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By Sallie B. King

A Philosophical learn of the Buddha Nature Treatise and different chinese language Buddhist Texts

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Extra resources for Active Self . A Philosophical Study of the Buddha Nature Treatise and Other Chinese Buddhist Texts

Example text

2 工bid* A concern over an identical incorrect view is found in Yogacarabhumi (T. 30, p. 713b). There too the hol­ der of this incorrect view is identified only as the beginner on the Mahayana path. (Takemura, p. ) Thus, one should not expect to find a written record of this view. ^Ibidw p. 793c. ^ No sooner is this second-level understanding of the two truths proffered, however, than it too is called into question, especially the understanding of supreme truth given therein. Is it sufficient, the author asks, to speak thus of supreme truth as no more than the absence of ownnature?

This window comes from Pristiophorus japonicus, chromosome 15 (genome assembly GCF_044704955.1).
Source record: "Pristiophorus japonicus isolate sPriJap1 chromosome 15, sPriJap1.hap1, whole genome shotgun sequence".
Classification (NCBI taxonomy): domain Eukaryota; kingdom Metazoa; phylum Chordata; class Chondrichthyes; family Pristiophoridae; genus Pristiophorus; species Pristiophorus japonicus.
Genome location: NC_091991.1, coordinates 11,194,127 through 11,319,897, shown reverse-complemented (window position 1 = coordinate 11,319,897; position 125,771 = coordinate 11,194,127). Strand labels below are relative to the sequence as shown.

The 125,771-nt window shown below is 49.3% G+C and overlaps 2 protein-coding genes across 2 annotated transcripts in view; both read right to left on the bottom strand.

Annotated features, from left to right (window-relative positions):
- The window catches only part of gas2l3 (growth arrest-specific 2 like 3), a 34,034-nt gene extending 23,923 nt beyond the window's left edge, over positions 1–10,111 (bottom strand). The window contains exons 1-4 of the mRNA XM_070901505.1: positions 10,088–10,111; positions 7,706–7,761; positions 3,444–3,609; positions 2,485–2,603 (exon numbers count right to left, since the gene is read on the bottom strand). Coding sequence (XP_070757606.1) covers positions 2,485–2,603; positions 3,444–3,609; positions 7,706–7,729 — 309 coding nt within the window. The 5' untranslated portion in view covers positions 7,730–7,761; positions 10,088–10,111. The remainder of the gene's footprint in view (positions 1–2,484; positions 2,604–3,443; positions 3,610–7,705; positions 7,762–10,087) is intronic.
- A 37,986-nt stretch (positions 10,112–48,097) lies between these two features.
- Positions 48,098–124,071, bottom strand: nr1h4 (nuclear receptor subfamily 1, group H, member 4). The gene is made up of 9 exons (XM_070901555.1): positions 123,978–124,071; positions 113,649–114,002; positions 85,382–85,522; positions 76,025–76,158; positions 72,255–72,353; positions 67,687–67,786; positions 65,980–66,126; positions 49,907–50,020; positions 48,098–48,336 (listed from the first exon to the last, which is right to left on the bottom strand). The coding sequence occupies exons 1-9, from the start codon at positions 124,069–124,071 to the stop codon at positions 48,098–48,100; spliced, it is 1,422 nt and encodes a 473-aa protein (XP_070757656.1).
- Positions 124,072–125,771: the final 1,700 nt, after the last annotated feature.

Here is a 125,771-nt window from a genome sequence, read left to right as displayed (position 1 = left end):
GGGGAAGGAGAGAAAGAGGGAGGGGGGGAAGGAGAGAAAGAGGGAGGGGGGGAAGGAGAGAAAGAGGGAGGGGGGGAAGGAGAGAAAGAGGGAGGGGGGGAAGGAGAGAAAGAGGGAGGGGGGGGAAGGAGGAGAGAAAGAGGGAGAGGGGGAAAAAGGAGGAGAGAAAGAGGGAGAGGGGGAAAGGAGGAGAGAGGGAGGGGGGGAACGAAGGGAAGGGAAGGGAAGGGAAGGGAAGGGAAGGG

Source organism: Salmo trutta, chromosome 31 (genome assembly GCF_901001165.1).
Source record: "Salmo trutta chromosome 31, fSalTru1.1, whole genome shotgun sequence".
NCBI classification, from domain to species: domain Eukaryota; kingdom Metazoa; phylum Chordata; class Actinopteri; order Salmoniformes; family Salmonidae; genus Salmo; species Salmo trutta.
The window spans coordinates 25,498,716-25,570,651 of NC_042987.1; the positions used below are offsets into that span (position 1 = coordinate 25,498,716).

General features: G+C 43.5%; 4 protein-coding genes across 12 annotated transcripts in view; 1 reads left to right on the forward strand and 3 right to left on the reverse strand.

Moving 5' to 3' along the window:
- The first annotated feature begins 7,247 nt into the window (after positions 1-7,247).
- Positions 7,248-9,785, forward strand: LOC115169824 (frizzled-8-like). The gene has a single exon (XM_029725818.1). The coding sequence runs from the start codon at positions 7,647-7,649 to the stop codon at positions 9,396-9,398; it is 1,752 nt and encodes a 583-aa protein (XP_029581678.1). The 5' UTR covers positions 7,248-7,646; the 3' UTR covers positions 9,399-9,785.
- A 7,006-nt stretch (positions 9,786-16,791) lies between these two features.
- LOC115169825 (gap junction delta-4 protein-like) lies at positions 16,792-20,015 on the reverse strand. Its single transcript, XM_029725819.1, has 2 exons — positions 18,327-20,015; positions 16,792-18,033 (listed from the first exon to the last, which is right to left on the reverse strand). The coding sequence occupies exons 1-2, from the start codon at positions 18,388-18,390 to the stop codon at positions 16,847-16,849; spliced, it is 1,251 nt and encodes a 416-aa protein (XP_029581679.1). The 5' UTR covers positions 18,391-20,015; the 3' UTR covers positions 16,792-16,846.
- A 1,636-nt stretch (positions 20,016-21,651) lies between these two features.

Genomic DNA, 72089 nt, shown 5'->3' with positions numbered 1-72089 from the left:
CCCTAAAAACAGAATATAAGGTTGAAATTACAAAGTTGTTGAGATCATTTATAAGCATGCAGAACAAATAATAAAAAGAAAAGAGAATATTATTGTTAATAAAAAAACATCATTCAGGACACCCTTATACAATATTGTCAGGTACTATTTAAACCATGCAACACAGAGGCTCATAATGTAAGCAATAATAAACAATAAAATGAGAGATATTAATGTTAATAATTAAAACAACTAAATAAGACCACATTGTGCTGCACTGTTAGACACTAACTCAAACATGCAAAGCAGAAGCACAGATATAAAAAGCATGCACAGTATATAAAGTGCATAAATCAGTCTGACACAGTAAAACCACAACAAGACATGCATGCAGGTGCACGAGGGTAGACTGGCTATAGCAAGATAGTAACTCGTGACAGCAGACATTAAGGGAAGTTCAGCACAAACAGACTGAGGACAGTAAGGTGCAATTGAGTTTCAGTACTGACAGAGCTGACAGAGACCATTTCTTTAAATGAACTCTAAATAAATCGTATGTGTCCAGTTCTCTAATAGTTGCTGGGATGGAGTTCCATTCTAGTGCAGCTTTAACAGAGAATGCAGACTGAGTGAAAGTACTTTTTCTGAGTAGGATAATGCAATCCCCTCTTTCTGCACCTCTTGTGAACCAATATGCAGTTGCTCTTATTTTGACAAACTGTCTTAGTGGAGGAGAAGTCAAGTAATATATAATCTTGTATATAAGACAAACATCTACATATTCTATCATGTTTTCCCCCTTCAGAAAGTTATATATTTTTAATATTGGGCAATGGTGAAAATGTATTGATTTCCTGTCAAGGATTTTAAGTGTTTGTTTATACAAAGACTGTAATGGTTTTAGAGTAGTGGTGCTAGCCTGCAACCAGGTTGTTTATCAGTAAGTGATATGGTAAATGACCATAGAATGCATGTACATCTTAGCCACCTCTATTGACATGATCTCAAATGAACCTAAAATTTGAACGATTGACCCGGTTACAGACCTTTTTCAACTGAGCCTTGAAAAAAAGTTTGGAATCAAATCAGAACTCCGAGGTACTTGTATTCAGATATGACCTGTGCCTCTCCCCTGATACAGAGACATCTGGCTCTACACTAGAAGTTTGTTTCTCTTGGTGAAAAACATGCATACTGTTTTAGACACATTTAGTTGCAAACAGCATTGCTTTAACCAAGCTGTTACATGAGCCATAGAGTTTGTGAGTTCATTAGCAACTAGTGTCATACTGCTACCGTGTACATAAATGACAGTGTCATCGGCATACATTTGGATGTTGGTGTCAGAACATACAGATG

Thus, the author says, this na­ ture is nothing "fixed" . Over and over again it is emphasized that reality, or that which constitutes reality, is of a dynamic, ever-changing nature. To think of it as "fixed"--whether as being or as non-beingis a basic mis­ take . This of necessity applies to Buddha nature as well. In a sense, ontology takes second place to practical neces­ sity . The primary importance is perceived to be soterio­ logical , the self-transformation of liberation• Ontological notions must fall in line with this matter of superior im­ portance and provide a theoretical explanation as to how self-transformation or change is possible.

Basically, yu means "have" or "there is•11 Wu is the opposite, meaning "lack" or 11there is not" (evidently the oldest form of this char­ acter pictured a forest from which the trees had been cleared by men; see L . Wieger, Chinese Characters, 2nd edition [New York : Dover. 1965]). Thus, anciently, the terms indicated the presence or absence of a thing or things. 11 As Graham says, ”in Indo-European languages a thing simply isr without implying anything outside it. • • . I n Chinese . • . C. Graham, 35 111Being1 in Western Philosophy Compared with Shih/Fei and Yu/Wu in Chinese Philosophy,11 Asia Major 7 [December 1959]: 98 •)— Philosophically, yu and wu early took on the extended, abstract senses of existence and non-existence, something and nothing.

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